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Sports Venues and Historic Preservation: What the Astrodome tells us about heritage

One of the major issues facing historic preservation appears to be making the case for the preservation and protection of relatively recent sites and structures. I think this is particularly the case for buildings that were, at the time, considered futuristic or having a space-age design, or represented some kind of forward-thinking, progressive age – in fact, the polar-opposite of heritage. A recent non-sport example would be something like the site of the Kennedy Space Center, which seems to be much more about the glorious past of the US Space Program than about any kind of future discovery. Seemingly overnight, the site went from a symbol of the future to almost a relic of the past, although in some respects it still exists in a kind-of liminal space where there are still echoes of a future to come. Of course, the Kennedy Space Center still has a purpose, primarily as a tourist attraction as well as the site of occasional launches from private firms, and as such is probably spared from any real threat. However, most recent historic structures aren’t so fortunate, and it can sometimes be difficult to position them as worthy of preservation and protection.

Many sports stadia and venues from the recent sporting past also exist in a kind-of liminal space, particularly as cities and communities struggle with whether the multi-use, multipurpose venues built in the 1960s and 70s are worthy of designation, protection, and repurposing. I have argued many times – both in this forum and in academic publications – that nothing is so dead as an unused and abandoned stadium. A stadium can’t often simply exist to exist, as other historic properties might. In many cases, such as in Atlanta, St. Louis, and Philadelphia amongst many others, multipurpose venues were simply demolished. However, the case of the Houston Astrodome, and the current debates over of what to do with it, might add to the broader debate about the preservation of recent sites and buildings.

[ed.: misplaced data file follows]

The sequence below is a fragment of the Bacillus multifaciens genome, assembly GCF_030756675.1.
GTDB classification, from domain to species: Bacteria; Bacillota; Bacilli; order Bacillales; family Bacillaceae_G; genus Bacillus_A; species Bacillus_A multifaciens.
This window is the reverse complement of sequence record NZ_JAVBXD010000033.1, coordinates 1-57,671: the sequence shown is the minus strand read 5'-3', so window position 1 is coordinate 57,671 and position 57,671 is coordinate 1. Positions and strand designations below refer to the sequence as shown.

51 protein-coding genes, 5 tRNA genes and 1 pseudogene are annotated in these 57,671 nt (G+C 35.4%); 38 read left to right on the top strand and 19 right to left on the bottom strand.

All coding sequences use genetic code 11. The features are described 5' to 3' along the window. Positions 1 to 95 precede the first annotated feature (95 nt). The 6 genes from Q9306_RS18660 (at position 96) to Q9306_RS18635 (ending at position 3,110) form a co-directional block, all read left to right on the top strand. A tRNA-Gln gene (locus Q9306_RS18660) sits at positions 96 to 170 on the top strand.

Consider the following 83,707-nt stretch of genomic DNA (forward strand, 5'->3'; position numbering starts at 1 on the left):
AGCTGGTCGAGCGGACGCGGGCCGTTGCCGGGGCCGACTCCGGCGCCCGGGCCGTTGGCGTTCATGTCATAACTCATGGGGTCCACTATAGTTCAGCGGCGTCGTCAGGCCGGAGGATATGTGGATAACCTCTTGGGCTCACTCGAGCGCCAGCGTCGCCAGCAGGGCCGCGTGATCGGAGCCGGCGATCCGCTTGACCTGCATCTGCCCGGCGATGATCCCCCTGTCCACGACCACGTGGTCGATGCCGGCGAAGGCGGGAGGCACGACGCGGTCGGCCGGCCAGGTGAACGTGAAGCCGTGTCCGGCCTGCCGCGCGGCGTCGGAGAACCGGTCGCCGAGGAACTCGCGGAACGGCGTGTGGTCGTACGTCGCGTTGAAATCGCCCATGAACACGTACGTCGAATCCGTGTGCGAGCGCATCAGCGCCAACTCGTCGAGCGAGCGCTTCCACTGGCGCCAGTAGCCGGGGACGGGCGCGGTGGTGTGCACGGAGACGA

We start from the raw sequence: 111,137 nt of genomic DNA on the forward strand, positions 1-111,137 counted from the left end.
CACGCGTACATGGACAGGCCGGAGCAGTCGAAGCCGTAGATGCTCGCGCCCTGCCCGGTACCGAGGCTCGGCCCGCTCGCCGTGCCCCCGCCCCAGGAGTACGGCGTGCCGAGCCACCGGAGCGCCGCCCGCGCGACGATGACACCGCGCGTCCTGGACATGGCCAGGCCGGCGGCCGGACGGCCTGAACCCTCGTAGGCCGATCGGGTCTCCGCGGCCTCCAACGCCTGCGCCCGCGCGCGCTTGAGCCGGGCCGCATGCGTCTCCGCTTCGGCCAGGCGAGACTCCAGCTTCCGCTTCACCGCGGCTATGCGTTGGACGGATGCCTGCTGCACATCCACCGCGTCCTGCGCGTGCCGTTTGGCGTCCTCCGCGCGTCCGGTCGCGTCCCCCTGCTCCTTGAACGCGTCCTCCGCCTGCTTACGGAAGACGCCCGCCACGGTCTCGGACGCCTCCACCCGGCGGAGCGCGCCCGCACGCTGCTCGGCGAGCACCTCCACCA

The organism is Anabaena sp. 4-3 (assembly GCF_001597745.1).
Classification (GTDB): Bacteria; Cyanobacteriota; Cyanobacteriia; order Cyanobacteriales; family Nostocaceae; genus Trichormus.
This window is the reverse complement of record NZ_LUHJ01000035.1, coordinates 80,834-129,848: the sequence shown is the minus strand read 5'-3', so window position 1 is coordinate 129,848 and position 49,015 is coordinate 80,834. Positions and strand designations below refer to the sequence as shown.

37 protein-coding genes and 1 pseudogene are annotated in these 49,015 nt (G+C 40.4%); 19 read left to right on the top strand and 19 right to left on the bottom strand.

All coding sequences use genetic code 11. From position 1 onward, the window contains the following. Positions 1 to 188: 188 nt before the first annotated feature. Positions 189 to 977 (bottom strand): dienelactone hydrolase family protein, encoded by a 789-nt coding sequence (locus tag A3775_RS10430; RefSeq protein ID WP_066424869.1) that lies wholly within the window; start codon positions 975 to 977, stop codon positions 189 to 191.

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The history of the Astrodome is well documented, though needless to say it has arguably been the most important sporting structure – in events, design, and legacy – in the US in the past 50 years. It is undeniably an important building in telling the story of American sports since the mid 1960s, and if it were a more conventional building the debate over its preservation wouldn’t be in doubt. However, because it is a large, abandoned sports venue, it becomes a little more complicated. There remains an ongoing debate about what to do with it, from the unusual suggestion of maintaining it as site for “ruin porn” tourism to the more conventional adaptive reuse options, but the fact that it hasn’t been torn down and that there are various proposals about what to do with it is encouraging – not just for those who value the building itself, but for proponents of a much broader understanding of historic preservation. The idea that sports venues are not only icons of place but repositories for memories and intergenerational bonding, sites where spectacular feats happened and amazing people performed, and sources of all kinds of artistic inspiration, are not new. However, the notion that the much-riducled multipurpose sports venue also possess heritage qualities is unique, and might make us re-think all kinds of structures from our recent past. Of course, we probably don’t want to save every stadium or every building built since the early 60s – this is simply neither feasible nor desirable. But, the example of the Astrodome demonstrates that historic properties come in all shapes and sizes, and that heritage value is much more than simply a case of a structure being particularly old or particularly ornate.